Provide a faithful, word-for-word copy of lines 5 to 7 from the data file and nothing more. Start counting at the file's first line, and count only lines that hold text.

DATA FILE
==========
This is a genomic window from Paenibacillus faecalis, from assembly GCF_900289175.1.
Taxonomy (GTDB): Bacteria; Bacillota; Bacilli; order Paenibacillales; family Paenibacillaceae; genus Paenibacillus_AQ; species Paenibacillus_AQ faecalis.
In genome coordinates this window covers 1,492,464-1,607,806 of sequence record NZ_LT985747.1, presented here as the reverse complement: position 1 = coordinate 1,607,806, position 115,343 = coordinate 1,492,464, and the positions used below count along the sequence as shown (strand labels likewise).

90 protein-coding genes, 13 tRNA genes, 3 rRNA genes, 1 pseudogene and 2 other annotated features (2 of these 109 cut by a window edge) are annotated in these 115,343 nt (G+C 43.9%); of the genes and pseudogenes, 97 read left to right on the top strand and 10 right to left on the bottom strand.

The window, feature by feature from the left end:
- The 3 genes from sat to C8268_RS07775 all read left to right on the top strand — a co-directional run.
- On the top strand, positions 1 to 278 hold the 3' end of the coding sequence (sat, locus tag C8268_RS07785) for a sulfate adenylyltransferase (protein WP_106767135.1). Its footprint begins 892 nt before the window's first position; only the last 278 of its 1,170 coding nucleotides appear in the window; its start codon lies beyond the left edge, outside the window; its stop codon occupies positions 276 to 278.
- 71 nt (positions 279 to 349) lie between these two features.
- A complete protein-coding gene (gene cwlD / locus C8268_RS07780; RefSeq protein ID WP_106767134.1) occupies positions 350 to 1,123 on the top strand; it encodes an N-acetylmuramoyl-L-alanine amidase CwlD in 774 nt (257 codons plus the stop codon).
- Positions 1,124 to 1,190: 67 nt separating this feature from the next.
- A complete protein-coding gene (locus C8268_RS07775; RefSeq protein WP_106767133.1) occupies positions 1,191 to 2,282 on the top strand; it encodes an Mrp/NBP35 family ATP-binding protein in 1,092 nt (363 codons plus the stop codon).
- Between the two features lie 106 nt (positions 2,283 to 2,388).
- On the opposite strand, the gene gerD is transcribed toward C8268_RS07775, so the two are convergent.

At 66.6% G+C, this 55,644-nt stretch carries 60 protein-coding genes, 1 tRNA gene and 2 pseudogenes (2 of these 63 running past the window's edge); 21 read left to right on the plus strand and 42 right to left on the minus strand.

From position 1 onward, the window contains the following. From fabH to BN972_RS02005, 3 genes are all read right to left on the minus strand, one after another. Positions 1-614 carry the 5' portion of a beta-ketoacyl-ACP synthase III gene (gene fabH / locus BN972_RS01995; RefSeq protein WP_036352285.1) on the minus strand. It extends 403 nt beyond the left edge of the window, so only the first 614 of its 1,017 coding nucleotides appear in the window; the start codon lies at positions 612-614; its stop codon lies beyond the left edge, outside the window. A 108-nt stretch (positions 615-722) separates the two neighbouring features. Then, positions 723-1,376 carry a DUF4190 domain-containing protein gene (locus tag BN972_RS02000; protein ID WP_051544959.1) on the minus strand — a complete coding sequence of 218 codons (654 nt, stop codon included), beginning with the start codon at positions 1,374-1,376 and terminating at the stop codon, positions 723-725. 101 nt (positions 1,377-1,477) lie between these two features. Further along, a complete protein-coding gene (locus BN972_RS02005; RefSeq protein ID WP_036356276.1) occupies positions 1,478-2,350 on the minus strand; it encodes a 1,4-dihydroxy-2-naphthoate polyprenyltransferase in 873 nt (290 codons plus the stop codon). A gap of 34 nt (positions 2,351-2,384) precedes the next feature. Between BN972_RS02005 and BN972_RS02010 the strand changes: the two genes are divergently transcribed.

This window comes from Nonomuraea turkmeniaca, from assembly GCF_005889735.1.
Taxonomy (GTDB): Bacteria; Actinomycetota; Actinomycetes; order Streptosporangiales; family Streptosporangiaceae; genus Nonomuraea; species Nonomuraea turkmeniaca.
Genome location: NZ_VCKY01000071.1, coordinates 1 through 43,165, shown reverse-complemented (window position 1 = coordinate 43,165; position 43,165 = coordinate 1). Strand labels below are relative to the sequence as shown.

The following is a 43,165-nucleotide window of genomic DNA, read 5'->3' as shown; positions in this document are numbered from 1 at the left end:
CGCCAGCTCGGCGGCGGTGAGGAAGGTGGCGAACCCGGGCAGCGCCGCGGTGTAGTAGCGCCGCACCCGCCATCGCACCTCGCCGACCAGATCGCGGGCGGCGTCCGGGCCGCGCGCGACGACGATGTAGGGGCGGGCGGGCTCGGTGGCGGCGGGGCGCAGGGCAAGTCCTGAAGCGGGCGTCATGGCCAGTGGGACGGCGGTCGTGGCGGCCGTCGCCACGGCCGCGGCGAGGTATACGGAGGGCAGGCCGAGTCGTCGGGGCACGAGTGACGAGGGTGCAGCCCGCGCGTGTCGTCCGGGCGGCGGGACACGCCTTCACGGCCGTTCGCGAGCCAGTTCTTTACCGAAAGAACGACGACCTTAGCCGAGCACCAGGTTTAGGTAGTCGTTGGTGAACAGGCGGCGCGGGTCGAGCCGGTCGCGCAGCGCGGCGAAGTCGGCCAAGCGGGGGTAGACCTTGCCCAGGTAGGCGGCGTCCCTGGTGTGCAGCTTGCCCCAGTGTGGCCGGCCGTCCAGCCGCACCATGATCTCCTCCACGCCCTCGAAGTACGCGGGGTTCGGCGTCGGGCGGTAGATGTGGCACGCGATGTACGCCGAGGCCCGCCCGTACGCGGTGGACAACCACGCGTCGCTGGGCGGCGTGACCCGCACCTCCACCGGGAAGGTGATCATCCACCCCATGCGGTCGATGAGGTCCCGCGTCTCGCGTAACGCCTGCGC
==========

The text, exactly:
The window, feature by feature from the left end:
- The 3 genes from sat to C8268_RS07775 all read left to right on the top strand — a co-directional run.
- On the top strand, positions 1 to 278 hold the 3' end of the coding sequence (sat, locus tag C8268_RS07785) for a sulfate adenylyltransferase (protein WP_106767135.1). Its footprint begins 892 nt before the window's first position; only the last 278 of its 1,170 coding nucleotides appear in the window; its start codon lies beyond the left edge, outside the window; its stop codon occupies positions 276 to 278.